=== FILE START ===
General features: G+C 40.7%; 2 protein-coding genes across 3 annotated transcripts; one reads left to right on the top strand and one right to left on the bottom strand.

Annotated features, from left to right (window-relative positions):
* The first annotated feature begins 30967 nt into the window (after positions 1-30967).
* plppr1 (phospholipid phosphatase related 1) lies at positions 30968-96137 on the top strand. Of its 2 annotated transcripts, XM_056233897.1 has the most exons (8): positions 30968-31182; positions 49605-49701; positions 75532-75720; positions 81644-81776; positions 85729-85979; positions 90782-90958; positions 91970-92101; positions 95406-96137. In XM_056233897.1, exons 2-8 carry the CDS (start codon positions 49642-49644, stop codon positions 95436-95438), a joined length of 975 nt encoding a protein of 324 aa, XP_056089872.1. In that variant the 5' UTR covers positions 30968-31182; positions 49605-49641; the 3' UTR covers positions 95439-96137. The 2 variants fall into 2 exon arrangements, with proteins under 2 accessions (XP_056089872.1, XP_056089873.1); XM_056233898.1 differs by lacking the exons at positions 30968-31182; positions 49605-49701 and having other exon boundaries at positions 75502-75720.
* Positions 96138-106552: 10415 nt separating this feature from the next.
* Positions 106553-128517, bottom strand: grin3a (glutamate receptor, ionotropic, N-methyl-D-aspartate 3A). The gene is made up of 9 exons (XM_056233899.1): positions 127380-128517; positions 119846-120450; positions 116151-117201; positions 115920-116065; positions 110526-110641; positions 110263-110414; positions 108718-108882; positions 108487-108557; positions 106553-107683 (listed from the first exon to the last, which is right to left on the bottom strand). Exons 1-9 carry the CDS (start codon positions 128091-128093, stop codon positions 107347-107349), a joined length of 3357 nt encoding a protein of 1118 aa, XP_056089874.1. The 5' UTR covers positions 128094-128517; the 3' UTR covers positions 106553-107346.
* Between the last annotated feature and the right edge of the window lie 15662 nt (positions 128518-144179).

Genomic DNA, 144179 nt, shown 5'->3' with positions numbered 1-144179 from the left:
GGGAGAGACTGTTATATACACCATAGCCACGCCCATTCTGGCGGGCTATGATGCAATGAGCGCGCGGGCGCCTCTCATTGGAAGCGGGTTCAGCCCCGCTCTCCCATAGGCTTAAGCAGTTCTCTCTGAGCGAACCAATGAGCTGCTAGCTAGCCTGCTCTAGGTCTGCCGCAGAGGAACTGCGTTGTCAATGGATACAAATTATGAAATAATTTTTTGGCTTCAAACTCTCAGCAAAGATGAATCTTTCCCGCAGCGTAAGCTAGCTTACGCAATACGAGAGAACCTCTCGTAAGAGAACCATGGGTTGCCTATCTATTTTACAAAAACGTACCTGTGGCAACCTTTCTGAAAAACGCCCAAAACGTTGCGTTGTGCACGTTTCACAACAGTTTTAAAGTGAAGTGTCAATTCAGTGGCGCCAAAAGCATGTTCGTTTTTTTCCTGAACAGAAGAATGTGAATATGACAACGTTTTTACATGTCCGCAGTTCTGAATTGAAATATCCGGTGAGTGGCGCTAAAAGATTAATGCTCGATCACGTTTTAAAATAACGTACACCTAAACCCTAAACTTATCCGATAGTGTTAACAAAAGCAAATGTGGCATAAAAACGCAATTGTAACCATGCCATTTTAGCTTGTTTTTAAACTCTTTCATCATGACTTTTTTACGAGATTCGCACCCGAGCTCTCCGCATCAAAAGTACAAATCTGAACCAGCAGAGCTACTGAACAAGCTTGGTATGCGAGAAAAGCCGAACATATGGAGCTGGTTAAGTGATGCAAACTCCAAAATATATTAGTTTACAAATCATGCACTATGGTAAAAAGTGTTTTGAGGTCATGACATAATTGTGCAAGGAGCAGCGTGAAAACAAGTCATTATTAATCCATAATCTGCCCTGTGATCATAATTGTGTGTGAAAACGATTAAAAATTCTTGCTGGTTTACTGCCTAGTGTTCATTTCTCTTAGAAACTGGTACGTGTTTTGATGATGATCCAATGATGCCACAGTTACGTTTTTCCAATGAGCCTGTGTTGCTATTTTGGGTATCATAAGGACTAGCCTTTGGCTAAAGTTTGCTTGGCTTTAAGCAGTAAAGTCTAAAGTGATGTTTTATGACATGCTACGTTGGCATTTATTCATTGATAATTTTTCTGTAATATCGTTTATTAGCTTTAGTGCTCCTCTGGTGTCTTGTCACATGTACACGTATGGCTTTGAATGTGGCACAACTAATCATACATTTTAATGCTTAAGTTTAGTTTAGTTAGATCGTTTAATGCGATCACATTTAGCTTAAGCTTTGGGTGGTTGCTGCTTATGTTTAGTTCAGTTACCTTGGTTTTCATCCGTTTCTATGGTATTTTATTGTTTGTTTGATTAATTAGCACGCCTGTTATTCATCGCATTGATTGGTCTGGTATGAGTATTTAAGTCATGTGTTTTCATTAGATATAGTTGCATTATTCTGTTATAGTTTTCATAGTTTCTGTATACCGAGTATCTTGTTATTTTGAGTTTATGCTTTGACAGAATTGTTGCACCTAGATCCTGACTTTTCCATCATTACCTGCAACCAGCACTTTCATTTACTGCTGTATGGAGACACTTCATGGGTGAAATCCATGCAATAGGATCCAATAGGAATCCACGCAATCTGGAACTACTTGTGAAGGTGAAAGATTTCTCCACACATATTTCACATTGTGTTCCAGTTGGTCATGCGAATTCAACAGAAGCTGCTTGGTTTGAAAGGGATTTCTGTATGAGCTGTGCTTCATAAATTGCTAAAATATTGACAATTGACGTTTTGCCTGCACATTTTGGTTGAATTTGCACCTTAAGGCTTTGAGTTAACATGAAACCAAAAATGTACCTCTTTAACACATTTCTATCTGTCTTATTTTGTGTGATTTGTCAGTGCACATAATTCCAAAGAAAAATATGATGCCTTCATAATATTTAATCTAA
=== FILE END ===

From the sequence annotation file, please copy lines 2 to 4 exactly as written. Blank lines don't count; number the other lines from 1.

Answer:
Annotated features, from left to right (window-relative positions):
* The first annotated feature begins 30967 nt into the window (after positions 1-30967).
* plppr1 (phospholipid phosphatase related 1) lies at positions 30968-96137 on the top strand. Of its 2 annotated transcripts, XM_056233897.1 has the most exons (8): positions 30968-31182; positions 49605-49701; positions 75532-75720; positions 81644-81776; positions 85729-85979; positions 90782-90958; positions 91970-92101; positions 95406-96137. In XM_056233897.1, exons 2-8 carry the CDS (start codon positions 49642-49644, stop codon positions 95436-95438), a joined length of 975 nt encoding a protein of 324 aa, XP_056089872.1. In that variant the 5' UTR covers positions 30968-31182; positions 49605-49641; the 3' UTR covers positions 95439-96137. The 2 variants fall into 2 exon arrangements, with proteins under 2 accessions (XP_056089872.1, XP_056089873.1); XM_056233898.1 differs by lacking the exons at positions 30968-31182; positions 49605-49701 and having other exon boundaries at positions 75502-75720.